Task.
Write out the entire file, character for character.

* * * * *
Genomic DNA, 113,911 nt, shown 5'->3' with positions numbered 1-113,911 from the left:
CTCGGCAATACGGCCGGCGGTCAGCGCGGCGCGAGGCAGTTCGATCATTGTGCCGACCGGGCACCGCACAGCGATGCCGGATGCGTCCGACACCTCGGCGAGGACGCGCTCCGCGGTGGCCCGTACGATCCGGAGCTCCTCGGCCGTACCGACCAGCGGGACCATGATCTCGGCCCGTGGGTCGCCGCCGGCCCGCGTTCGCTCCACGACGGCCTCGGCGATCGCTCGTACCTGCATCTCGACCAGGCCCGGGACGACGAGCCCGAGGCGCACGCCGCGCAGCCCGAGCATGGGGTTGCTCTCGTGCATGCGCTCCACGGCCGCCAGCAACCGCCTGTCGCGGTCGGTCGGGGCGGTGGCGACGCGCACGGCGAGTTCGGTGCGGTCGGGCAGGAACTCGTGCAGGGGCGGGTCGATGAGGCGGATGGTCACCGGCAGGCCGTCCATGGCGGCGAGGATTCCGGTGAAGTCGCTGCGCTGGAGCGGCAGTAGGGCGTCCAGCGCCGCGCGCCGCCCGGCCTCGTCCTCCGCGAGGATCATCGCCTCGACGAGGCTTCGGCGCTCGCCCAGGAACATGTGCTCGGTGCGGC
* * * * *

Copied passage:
Genomic DNA, 113,911 nt, shown 5'->3' with positions numbered 1-113,911 from the left:
CTCGGCAATACGGCCGGCGGTCAGCGCGGCGCGAGGCAGTTCGATCATTGTGCCGACCGGGCACCGCACAGCGATGCCGGATGCGTCCGACACCTCGGCGAGGACGCGCTCCGCGGTGGCCCGTACGATCCGGAGCTCCTCGGCCGTACCGACCAGCGGGACCATGATCTCGGCCCGTGGGTCGCCGCCGGCCCGCGTTCGCTCCACGACGGCCTCGGCGATCGCTCGTACCTGCATCTCGACCAGGCCCGGGACGACGAGCCCGAGGCGCACGCCGCGCAGCCCGAGCATGGGGTTGCTCTCGTGCATGCGCTCCACGGCCGCCAGCAACCGCCTGTCGCGGTCGGTCGGGGCGGTGGCGACGCGCACGGCGAGTTCGGTGCGGTCGGGCAGGAACTCGTGCAGGGGCGGGTCGATGAGGCGGATGGTCACCGGCAGGCCGTCCATGGCGGCGAGGATTCCGGTGAAGTCGCTGCGCTGGAGCGGCAGTAGGGCGTCCAGCGCCGCGCGCCGCCCGGCCTCGTCCTCCGCGAGGATCATCGCCTCGACGAGGCTTCGGCGCTCGCCCAGGAACATGTGCTCGGTGCGGC